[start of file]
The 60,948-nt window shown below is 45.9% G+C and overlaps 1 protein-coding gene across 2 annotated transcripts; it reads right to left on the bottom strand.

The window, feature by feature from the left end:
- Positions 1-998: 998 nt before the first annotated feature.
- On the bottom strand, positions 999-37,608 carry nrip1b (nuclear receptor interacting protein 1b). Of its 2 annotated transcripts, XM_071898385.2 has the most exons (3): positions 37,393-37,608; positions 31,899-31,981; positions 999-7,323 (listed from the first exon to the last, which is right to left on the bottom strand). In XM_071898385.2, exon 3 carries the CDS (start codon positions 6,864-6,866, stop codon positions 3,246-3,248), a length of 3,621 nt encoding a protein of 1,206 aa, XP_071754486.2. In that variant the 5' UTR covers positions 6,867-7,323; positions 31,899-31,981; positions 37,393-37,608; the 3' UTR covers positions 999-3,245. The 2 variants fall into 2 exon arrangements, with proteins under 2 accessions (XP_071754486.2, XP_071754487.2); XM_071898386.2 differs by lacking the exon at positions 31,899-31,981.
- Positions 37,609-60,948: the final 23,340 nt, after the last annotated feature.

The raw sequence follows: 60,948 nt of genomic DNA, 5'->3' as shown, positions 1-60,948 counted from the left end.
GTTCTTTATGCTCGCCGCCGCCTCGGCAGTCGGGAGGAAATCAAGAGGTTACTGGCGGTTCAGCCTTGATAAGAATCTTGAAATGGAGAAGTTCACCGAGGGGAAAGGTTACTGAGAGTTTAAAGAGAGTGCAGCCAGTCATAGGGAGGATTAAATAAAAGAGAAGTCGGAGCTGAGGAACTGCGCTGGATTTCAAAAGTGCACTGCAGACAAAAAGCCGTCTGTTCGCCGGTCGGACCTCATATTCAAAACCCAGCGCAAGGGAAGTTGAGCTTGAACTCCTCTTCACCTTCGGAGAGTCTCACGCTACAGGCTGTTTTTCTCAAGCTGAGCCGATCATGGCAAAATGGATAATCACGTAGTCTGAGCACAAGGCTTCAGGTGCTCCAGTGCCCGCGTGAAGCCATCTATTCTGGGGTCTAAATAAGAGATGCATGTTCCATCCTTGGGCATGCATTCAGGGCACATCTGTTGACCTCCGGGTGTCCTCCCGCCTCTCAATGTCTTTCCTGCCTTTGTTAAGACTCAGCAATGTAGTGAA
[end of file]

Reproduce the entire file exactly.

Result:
The 60,948-nt window shown below is 45.9% G+C and overlaps 1 protein-coding gene across 2 annotated transcripts; it reads right to left on the bottom strand.

The window, feature by feature from the left end:
- Positions 1-998: 998 nt before the first annotated feature.
- On the bottom strand, positions 999-37,608 carry nrip1b (nuclear receptor interacting protein 1b). Of its 2 annotated transcripts, XM_071898385.2 has the most exons (3): positions 37,393-37,608; positions 31,899-31,981; positions 999-7,323 (listed from the first exon to the last, which is right to left on the bottom strand). In XM_071898385.2, exon 3 carries the CDS (start codon positions 6,864-6,866, stop codon positions 3,246-3,248), a length of 3,621 nt encoding a protein of 1,206 aa, XP_071754486.2. In that variant the 5' UTR covers positions 6,867-7,323; positions 31,899-31,981; positions 37,393-37,608; the 3' UTR covers positions 999-3,245. The 2 variants fall into 2 exon arrangements, with proteins under 2 accessions (XP_071754486.2, XP_071754487.2); XM_071898386.2 differs by lacking the exon at positions 31,899-31,981.
- Positions 37,609-60,948: the final 23,340 nt, after the last annotated feature.

The raw sequence follows: 60,948 nt of genomic DNA, 5'->3' as shown, positions 1-60,948 counted from the left end.
GTTCTTTATGCTCGCCGCCGCCTCGGCAGTCGGGAGGAAATCAAGAGGTTACTGGCGGTTCAGCCTTGATAAGAATCTTGAAATGGAGAAGTTCACCGAGGGGAAAGGTTACTGAGAGTTTAAAGAGAGTGCAGCCAGTCATAGGGAGGATTAAATAAAAGAGAAGTCGGAGCTGAGGAACTGCGCTGGATTTCAAAAGTGCACTGCAGACAAAAAGCCGTCTGTTCGCCGGTCGGACCTCATATTCAAAACCCAGCGCAAGGGAAGTTGAGCTTGAACTCCTCTTCACCTTCGGAGAGTCTCACGCTACAGGCTGTTTTTCTCAAGCTGAGCCGATCATGGCAAAATGGATAATCACGTAGTCTGAGCACAAGGCTTCAGGTGCTCCAGTGCCCGCGTGAAGCCATCTATTCTGGGGTCTAAATAAGAGATGCATGTTCCATCCTTGGGCATGCATTCAGGGCACATCTGTTGACCTCCGGGTGTCCTCCCGCCTCTCAATGTCTTTCCTGCCTTTGTTAAGACTCAGCAATGTAGTGAA